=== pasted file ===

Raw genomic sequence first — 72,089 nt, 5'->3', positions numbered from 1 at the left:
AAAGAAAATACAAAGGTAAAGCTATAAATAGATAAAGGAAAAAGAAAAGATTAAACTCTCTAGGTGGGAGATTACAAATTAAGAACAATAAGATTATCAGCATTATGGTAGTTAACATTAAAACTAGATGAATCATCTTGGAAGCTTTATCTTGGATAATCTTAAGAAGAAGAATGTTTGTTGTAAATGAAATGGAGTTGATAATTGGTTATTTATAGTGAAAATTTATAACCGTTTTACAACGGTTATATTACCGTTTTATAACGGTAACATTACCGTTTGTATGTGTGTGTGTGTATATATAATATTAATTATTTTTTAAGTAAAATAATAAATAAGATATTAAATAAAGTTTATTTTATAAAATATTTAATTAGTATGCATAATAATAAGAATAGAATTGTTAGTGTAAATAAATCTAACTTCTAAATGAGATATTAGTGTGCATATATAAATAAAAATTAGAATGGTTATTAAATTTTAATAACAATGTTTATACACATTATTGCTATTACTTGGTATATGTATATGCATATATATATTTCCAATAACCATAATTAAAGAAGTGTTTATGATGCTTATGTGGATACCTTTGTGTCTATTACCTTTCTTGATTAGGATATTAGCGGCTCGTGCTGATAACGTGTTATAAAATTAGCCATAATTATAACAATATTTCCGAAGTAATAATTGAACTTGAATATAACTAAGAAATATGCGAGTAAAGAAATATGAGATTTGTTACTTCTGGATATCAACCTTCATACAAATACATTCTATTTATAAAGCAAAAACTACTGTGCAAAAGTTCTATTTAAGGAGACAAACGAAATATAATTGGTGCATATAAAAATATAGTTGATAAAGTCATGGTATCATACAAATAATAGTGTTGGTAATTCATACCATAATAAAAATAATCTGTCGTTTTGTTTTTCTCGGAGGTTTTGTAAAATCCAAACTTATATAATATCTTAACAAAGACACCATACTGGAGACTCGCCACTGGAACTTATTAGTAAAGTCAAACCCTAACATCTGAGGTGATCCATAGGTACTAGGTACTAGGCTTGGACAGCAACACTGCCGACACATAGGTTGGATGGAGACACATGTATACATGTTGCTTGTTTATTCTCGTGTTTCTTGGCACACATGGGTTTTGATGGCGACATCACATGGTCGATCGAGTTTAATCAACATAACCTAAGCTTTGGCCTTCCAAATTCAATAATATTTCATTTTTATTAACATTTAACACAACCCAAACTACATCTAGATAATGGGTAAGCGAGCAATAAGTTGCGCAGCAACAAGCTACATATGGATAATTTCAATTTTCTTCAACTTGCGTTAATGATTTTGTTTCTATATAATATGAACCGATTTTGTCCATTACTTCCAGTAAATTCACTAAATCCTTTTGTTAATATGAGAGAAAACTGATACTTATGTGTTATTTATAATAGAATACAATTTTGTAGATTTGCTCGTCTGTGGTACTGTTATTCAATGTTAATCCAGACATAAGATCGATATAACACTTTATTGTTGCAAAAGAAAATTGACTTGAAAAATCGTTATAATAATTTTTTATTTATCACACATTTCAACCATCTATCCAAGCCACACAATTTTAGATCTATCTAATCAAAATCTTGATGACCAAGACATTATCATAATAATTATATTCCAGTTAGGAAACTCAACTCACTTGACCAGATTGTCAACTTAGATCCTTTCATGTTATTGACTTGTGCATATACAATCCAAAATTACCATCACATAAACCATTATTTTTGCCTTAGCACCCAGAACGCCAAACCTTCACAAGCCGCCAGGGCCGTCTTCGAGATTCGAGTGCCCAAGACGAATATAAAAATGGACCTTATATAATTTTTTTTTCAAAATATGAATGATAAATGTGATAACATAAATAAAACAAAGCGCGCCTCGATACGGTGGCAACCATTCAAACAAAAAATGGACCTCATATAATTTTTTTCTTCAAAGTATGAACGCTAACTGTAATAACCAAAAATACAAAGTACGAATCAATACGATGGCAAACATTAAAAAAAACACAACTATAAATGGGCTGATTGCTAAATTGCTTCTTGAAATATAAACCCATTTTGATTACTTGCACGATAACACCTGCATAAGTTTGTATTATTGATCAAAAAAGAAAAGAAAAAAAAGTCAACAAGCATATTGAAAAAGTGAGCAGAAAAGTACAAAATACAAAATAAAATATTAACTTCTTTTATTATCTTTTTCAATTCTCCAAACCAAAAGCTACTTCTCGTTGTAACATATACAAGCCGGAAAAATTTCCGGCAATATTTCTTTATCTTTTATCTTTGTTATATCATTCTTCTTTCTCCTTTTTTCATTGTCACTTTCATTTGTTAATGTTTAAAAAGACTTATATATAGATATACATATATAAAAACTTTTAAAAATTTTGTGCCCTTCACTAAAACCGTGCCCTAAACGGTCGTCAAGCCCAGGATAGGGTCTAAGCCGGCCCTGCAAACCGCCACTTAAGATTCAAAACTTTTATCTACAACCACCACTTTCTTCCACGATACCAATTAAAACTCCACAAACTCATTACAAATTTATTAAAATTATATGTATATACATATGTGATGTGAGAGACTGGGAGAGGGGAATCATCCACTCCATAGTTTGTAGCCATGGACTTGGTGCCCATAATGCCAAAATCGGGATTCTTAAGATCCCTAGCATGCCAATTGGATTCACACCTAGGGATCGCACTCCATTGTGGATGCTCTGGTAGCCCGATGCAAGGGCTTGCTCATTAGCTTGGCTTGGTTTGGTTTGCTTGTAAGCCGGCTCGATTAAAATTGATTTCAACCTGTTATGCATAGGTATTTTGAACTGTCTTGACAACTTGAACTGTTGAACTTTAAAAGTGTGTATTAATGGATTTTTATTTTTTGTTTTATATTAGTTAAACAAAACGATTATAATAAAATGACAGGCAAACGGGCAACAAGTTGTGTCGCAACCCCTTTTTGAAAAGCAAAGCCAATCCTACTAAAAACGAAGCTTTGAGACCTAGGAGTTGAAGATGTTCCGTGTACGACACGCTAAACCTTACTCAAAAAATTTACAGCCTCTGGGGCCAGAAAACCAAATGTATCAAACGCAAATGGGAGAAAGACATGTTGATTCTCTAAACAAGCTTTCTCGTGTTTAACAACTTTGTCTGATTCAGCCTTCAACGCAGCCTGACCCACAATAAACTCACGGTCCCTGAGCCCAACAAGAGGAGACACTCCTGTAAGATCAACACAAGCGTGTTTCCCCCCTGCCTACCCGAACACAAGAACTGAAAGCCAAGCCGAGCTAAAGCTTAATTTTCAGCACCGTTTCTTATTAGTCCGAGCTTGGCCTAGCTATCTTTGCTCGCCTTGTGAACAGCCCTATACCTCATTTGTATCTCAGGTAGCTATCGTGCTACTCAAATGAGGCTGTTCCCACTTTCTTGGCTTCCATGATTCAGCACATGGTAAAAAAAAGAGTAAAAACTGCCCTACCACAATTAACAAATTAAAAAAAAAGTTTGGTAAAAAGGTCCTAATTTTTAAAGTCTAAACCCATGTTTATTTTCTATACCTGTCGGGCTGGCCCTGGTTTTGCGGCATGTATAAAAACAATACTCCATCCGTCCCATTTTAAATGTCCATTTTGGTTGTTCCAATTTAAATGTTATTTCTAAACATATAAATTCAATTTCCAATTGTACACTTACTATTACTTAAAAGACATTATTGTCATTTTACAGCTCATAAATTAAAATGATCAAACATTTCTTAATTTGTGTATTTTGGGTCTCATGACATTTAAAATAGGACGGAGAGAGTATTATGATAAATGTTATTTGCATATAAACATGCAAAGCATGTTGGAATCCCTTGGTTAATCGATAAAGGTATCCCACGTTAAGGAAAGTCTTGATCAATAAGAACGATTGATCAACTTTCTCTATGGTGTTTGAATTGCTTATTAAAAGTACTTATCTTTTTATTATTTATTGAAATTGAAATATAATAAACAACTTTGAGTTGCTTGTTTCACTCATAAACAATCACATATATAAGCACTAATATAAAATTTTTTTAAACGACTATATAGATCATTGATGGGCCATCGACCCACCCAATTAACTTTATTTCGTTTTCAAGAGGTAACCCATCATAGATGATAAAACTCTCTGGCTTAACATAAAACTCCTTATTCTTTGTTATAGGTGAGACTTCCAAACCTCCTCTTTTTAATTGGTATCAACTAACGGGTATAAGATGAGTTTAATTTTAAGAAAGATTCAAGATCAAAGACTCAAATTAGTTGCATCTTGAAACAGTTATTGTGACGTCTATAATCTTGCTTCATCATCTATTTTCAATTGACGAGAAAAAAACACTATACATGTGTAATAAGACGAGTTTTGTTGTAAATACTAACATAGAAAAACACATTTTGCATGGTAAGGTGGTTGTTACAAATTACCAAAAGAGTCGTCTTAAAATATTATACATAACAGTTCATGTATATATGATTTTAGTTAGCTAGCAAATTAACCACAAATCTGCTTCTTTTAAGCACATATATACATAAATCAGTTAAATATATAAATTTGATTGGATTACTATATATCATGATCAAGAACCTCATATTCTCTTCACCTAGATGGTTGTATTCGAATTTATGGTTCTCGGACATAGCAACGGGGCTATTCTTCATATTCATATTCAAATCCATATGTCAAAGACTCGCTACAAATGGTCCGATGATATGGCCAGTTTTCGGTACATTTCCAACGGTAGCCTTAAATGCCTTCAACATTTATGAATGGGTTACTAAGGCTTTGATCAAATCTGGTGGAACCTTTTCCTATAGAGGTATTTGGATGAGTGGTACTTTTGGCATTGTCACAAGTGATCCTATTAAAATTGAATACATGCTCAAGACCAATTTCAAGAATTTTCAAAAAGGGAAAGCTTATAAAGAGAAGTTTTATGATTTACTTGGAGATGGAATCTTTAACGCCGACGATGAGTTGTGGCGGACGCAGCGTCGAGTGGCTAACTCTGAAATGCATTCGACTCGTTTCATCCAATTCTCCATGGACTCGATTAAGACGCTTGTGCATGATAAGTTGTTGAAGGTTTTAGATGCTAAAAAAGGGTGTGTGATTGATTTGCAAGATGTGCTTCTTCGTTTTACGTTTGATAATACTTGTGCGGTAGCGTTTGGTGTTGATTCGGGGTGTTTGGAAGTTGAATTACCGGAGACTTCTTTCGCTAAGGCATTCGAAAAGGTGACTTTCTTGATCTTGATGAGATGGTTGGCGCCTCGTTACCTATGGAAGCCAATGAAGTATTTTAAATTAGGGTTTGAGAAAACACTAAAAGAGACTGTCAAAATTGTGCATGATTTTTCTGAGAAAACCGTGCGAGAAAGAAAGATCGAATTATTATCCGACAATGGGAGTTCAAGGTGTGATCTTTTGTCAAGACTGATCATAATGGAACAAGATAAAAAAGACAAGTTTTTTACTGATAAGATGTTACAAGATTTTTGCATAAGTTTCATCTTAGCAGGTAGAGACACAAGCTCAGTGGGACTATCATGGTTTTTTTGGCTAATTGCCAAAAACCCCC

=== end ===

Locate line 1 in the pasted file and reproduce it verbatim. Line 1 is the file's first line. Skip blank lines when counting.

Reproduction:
Raw genomic sequence first — 72,089 nt, 5'->3', positions numbered from 1 at the left: